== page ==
Categories: News and Resources

Katie Ferro


In 2018, Australians in their 20s and early 30s are just as likely to be living separately or at home with their parents because of the housing cost in capital cities. Share-house living still happens, but there’s nothing like making that commitment and deciding to give living together as a couple a shot.

So, what makes people move in together, and what baggage – both literally and figuratively – do people bring with them? CRNRSTONE recently interviewed our Soapbox Panel about some of the burning issues that couples face when they take the big leap and move in together. Here is what we found.

Moving in together is all about commitment

At 73%, the large majority of respondents felt that moving in with a partner was a serious decision that should be seen a step towards further commitment. Nearly 20% said that it was a way of trialling their relationship and only 2% felt it should only happen once they were engaged or married.

Fully joint bank account not popular at all

Only 6% said they should have one joint account where both people contribute all of their earnings. Just over half of those who responded felt that having a joint bank account to cover expenses like utilities, rent and food was a good idea. A further 36% said that money should be kept separate and then they can come to an agreement about who will pay for what expenses.

The what, why and how of spending money

Just over 30% of respondents said what they spend on themselves is up to each individual to decide. The same percentage of respondents said they would expect their partner to have the same principles about spending and saving, while 22% said it was important to have an agreed budget prior to moving in.

Equality rules with household chores

58% of couples said they agree on a plan that equally shares the load and 23% let their partner do the chores they like. Less than 5% were willing to pay for a cleaner to do the tasks that neither wanted to do and only one person felt that one person should be responsible for all the chores.

Not much sentimentality about furniture

Only 7% of respondents said they wanted to bring along furniture because it had sentimental value. 46% said they would need to discuss and agree what to keep and what to throw out, while 21% wanted to keep whatever they could. 24% said it would depend on the new dwelling and whether it would fit or suit.

Deciding on where to live

Affordability of the location was only important to 16% of couples. The vast majority of respondents felt that it was a choice they would make together at 75%. Under 5% of respondents said they would move in with their partner if they already had a property.

Friends & family

Most couples were not keen on keeping friends separate and seeing them separately at 4%. The majority said they agree on who they want to socialise with as a couple or by themselves at 65%. Over a quarter felt that both partners should be included in all friend invites.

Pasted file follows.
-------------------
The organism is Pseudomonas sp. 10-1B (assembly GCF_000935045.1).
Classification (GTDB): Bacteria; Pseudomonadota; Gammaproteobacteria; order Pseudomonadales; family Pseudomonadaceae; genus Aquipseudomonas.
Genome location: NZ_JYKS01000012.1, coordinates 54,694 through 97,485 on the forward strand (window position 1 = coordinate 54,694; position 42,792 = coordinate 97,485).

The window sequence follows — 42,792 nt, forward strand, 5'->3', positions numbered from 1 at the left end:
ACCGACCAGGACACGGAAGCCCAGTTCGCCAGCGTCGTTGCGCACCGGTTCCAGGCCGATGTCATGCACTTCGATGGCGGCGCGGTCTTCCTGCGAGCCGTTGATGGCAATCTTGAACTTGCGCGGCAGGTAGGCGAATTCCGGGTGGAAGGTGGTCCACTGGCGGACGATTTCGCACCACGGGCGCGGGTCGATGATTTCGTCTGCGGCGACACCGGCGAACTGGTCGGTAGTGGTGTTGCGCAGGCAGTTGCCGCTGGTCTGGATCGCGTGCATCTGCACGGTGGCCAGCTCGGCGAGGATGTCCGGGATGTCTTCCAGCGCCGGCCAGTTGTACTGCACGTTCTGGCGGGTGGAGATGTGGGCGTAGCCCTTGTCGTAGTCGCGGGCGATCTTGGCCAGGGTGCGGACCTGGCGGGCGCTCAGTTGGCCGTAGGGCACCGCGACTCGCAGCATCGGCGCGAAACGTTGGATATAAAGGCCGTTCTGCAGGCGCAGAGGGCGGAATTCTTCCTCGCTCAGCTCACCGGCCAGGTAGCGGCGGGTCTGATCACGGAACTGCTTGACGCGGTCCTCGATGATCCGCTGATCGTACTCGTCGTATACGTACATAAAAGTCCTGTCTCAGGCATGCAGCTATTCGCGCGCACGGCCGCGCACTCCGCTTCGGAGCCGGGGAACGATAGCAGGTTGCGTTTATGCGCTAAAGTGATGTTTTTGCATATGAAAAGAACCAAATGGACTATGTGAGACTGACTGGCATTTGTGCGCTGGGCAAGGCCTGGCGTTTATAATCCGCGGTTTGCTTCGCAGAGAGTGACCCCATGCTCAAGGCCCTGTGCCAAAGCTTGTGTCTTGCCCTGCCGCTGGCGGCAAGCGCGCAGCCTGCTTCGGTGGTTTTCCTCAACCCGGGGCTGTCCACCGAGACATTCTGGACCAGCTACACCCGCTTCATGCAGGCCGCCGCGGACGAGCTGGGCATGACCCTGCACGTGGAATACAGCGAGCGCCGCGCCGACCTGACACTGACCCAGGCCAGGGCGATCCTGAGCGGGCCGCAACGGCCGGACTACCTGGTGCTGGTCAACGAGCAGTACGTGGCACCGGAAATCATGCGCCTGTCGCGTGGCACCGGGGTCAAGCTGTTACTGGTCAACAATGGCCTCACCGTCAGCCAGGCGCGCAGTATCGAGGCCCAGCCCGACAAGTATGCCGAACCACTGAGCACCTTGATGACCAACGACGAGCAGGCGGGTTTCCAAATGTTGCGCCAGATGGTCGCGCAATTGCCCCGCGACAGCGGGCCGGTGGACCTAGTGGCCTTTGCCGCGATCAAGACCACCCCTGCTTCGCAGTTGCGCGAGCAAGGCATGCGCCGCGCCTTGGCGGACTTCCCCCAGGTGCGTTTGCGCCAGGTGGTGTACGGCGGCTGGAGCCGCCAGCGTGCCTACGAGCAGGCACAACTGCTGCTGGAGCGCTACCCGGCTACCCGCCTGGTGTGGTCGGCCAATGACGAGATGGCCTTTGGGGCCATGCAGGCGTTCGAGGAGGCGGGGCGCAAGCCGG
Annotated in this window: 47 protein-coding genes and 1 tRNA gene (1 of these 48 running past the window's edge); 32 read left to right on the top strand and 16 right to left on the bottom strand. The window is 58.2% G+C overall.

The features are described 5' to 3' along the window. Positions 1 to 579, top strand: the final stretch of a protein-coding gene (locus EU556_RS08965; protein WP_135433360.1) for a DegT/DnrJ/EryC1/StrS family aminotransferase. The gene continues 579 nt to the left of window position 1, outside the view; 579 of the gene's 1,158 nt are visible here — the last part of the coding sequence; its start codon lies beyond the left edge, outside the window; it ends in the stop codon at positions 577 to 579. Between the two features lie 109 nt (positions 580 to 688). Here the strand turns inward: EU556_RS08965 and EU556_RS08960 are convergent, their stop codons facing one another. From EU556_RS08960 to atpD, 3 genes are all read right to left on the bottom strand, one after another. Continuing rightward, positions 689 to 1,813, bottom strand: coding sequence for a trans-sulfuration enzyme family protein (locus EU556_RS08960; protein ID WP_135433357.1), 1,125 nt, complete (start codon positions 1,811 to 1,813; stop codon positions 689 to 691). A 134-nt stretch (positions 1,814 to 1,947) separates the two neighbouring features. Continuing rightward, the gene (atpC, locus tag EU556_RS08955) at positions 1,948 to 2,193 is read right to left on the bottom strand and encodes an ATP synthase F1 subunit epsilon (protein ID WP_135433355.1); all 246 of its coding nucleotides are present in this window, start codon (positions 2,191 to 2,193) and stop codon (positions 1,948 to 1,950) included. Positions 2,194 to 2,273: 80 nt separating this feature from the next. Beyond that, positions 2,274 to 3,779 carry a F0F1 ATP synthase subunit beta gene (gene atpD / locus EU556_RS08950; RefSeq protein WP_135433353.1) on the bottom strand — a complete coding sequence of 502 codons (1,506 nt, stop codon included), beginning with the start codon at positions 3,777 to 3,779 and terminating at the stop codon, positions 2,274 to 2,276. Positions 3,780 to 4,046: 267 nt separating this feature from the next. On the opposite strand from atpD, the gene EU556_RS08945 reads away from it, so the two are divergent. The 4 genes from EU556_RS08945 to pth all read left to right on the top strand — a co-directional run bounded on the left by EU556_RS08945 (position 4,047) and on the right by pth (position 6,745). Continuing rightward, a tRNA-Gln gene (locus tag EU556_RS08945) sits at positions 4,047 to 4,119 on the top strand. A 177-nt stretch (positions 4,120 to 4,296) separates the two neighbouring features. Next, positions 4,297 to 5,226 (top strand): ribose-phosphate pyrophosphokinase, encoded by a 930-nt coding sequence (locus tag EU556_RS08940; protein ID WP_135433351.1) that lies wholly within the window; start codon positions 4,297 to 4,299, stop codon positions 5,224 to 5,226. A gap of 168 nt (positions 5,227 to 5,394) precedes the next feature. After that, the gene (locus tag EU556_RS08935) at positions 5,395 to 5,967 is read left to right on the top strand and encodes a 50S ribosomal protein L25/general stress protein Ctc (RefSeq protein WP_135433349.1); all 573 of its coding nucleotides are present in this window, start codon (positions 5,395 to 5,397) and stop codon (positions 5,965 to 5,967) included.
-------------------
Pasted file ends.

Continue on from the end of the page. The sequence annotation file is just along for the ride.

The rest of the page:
When it comes to family, 70% said that they expected their partner to attend most events with them. Under 15% didn’t feel that their partner needed to spend time with their family and just under 10% said that this is something that should be agreed upon before moving in together.

Parties & celebrations

More than half of respondents said that their new home would be open to all and guests would be welcome. 32% said it would depend on the location and whether there would be an issue with noise and 8% said that they would always have time to party!

The past – full disclosure required especially when it relates to debt or windfall

83% expected their partner to disclose anything that impacted their future and 29% wanted to know about past relationships that were meaningful. Past issues with family and anything that friends may bring up were also important to 42% and 30% respectively. 42% said that disclosure about any debts or windfalls was also important.

Sharing the news| Tagging & sharing moments on social media

57% of couples said that it was fun to share about their relationship on social media and they felt free choose what they would share. Over a quarter said they would tag their partner in posts and less than 10% said they would keep their social media private from their partner.

Does trust extend to social media passwords?

While there was not a huge difference between those that would and those that wouldn’t share passwords, ‘no’ came out on top for Facebook (50%), Instagram (39%), Twitter (33%), Snapchat (38%) and Email (46%). Under 10% of respondents answered they would “absolutely not” share passwords across all platforms, including email.

Over 300 people responded to this Soapbox survey and most were in their 20s and 30s. Rather than moving in as a married couple, we can see that most people consider living together as a sign of commitment, preferring to give co-habitation a try before signing on for life.